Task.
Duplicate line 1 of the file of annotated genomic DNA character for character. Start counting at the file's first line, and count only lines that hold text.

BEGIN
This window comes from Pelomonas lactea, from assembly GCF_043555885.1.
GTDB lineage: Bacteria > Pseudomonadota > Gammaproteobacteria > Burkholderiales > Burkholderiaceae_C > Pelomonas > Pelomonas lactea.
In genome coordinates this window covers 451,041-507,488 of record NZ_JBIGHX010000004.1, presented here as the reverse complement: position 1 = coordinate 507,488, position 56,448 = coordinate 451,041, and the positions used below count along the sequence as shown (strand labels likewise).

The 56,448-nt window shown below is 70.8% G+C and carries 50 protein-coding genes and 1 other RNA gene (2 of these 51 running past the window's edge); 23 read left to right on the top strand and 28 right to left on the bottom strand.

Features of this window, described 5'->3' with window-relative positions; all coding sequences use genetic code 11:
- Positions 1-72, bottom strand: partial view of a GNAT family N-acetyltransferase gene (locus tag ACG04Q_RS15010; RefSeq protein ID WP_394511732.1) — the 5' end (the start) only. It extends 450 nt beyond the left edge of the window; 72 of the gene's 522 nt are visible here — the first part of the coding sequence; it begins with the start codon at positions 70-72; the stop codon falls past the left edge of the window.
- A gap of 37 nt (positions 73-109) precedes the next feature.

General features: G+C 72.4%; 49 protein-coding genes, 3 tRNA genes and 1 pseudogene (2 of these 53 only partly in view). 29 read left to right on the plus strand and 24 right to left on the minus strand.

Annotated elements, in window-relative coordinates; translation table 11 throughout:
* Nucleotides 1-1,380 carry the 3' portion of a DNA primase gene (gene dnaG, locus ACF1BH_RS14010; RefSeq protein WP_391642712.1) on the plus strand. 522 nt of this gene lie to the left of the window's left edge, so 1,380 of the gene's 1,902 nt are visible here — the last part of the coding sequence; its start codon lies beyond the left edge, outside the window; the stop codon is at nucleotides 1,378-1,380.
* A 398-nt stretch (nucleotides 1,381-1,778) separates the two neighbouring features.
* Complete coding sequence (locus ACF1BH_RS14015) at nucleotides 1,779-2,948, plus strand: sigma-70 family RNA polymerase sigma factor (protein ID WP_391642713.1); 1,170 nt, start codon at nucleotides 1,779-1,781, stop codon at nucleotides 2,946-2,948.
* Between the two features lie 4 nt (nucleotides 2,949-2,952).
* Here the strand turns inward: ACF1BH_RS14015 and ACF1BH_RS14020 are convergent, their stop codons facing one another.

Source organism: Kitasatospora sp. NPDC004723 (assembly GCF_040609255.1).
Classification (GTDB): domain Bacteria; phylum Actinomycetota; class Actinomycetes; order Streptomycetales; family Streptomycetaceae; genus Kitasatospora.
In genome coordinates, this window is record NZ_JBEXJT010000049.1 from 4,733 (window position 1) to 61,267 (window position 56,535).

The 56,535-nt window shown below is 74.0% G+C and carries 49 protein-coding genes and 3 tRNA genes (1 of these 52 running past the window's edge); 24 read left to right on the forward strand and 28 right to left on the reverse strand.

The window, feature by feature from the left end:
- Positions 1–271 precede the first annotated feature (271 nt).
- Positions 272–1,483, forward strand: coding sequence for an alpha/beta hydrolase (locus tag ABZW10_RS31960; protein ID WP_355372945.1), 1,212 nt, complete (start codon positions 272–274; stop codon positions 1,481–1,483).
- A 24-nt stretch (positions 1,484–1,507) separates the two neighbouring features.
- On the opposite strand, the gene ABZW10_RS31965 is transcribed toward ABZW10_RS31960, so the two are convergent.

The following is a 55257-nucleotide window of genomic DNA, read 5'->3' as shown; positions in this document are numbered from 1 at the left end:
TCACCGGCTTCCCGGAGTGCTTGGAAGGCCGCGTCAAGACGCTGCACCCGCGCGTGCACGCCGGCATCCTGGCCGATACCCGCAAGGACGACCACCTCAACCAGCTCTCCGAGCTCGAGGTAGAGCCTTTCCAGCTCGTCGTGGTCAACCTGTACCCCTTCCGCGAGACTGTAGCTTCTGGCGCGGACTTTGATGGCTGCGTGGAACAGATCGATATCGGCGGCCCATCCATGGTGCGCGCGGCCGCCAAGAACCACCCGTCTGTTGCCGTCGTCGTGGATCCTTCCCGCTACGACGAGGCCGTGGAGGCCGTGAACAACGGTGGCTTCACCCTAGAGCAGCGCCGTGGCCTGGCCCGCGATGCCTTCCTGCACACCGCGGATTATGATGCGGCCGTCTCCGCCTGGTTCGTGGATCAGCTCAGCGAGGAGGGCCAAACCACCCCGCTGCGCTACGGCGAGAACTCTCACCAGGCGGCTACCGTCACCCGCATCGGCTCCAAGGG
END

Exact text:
This window comes from Pelomonas lactea, from assembly GCF_043555885.1.